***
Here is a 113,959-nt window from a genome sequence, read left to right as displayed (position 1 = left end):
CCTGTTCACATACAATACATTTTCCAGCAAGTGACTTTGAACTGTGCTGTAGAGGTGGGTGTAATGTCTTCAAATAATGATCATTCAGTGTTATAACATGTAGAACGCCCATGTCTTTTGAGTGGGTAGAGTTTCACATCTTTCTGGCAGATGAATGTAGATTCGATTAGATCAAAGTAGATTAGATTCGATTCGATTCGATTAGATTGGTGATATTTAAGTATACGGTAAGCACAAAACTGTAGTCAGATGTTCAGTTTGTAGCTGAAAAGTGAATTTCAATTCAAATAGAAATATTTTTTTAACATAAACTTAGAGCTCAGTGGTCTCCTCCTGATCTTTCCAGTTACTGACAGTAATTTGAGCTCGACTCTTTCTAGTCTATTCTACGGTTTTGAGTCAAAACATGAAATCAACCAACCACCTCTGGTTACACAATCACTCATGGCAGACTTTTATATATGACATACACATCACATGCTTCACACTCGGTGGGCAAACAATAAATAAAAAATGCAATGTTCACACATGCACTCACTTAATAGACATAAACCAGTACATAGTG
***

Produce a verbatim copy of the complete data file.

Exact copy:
Here is a 113,959-nt window from a genome sequence, read left to right as displayed (position 1 = left end):
CCTGTTCACATACAATACATTTTCCAGCAAGTGACTTTGAACTGTGCTGTAGAGGTGGGTGTAATGTCTTCAAATAATGATCATTCAGTGTTATAACATGTAGAACGCCCATGTCTTTTGAGTGGGTAGAGTTTCACATCTTTCTGGCAGATGAATGTAGATTCGATTAGATCAAAGTAGATTAGATTCGATTCGATTCGATTAGATTGGTGATATTTAAGTATACGGTAAGCACAAAACTGTAGTCAGATGTTCAGTTTGTAGCTGAAAAGTGAATTTCAATTCAAATAGAAATATTTTTTTAACATAAACTTAGAGCTCAGTGGTCTCCTCCTGATCTTTCCAGTTACTGACAGTAATTTGAGCTCGACTCTTTCTAGTCTATTCTACGGTTTTGAGTCAAAACATGAAATCAACCAACCACCTCTGGTTACACAATCACTCATGGCAGACTTTTATATATGACATACACATCACATGCTTCACACTCGGTGGGCAAACAATAAATAAAAAATGCAATGTTCACACATGCACTCACTTAATAGACATAAACCAGTACATAGTG